Athlon recently released its ranking of the top 30 men’s basketball coaches, and Michigan State’s Tom Izzo found his name atop the prestigious list. Izzo beat out the usual suspects, Duke’s Mike Krzyzewski and Kentucky’s John Calipairi, for top billing and was one of six Big Ten coaches who the made cut. That’s half of the Big Ten coaches, for you non-math majors. And now you know why the experts say the Big Ten features the best coaches.
[AthlonSports.com: Ranking the nation's top college basketball coaches]
Here’s what Athlon had to say about Izzo:
“Although the NBA has been interested in Izzo, it’s tough to imagine him coaching anywhere else. Izzo has his system at Michigan State down to a science. While we can’t say Michigan State overachieves — the Spartans get their share of McDonald’s All-Americans and sends players to the NBA — Izzo has a way of getting the most from his players. Only two Spartans have declared early for the NBA Draft in the last decade and none since 2006. Michigan State has continued a run of 15 consecutive NCAA Tournaments despite producing only one lottery pick since 2001 and no first round picks since 2006. Mike Krzyzewski and Roy Williams are the only active coaches with more trips to the Final Four than Izzo’s six.”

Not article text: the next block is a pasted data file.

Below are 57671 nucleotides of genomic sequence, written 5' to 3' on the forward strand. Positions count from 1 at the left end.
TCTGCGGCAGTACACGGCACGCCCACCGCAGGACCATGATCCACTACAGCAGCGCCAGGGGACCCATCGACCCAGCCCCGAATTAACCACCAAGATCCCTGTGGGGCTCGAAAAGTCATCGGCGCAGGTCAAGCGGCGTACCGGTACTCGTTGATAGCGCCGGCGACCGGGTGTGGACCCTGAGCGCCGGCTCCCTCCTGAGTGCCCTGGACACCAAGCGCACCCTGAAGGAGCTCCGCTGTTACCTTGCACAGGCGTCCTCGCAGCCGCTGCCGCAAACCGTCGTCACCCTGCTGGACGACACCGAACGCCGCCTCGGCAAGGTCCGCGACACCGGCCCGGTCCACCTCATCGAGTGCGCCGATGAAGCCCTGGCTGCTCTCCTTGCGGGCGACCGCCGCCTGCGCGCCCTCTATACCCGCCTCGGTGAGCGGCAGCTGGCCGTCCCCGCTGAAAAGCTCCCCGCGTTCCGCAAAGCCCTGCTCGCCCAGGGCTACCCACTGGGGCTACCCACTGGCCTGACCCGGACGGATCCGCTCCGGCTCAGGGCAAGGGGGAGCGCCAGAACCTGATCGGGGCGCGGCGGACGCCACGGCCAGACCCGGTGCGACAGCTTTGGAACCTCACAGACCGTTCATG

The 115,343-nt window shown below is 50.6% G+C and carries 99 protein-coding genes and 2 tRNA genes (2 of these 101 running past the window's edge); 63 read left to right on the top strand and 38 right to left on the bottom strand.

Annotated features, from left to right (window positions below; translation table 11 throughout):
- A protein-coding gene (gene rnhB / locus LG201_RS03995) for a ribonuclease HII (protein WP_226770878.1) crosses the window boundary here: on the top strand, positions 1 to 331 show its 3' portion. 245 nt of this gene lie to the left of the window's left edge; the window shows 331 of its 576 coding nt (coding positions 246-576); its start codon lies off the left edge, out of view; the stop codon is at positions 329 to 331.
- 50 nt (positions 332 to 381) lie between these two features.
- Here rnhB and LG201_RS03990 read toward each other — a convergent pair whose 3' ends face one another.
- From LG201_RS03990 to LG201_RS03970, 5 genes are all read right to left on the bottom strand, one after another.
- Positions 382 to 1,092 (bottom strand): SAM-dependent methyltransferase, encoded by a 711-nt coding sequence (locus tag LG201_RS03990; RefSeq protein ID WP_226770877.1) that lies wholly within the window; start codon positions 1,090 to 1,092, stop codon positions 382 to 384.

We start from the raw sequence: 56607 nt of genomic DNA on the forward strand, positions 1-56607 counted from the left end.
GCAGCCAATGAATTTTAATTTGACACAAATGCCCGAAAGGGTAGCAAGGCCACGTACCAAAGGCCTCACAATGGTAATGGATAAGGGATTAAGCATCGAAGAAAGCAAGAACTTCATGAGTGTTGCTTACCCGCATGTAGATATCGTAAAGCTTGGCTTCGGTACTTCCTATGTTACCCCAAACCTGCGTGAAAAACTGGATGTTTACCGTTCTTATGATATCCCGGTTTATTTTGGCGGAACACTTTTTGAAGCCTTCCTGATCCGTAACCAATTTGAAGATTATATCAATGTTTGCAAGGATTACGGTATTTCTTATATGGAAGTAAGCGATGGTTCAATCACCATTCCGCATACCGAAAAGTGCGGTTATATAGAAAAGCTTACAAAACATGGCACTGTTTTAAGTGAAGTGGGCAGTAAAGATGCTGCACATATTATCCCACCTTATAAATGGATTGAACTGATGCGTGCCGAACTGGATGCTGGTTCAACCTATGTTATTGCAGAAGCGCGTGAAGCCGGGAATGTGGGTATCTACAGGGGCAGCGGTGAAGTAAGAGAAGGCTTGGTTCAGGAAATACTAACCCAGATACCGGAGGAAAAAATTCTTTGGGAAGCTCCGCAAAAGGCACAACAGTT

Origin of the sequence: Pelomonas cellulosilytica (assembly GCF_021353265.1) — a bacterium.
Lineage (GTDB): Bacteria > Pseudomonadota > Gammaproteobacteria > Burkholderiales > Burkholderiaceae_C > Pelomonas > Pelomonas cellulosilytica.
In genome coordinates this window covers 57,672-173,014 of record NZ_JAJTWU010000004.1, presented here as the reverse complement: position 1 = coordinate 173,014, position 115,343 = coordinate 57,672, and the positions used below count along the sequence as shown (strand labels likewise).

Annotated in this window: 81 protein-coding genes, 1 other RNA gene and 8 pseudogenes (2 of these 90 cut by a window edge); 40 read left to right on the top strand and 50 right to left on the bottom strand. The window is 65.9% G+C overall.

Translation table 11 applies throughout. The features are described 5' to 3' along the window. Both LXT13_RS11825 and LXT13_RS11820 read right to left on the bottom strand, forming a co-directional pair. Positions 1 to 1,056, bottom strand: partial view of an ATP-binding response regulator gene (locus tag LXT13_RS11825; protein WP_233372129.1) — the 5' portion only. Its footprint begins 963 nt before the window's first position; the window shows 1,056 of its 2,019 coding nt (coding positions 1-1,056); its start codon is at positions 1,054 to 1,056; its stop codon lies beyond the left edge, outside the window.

And here’s the rest of the Big Ten representatives:
9. Bo Ryan, Wisconsin
14. Thad Matta, Ohio State
17. Tom Crean, Indiana
18. John Beilein, Michigan
24. Matt Painter, Purdue
[AthlonSports.com: Ranking the Big Ten's basketball coaches]
It’s hard to argue with any of the Big Ten names Athlon included. Crean’s inclusion does go to show how much things can change in one year. There’s no way his name was even in the discussion, much less at No. 17, a year ago at this time. But to Crean’s credit, he turned the Hoosiers around quicker than expected, and they are a popular pick to start the 2012-13 season ranked No. 1.
An interesting thought from this list: Is Bo Ryan underrated? Yes, he has no national titles, something all eight of the guys ahead of him have. That said, he’s had sustained success with far less talented players than every guy ahead of him. In other words, what could he accomplish with Calipari-like talents? It’d probably yield better results than what Calipari would do with Ryan-like talents.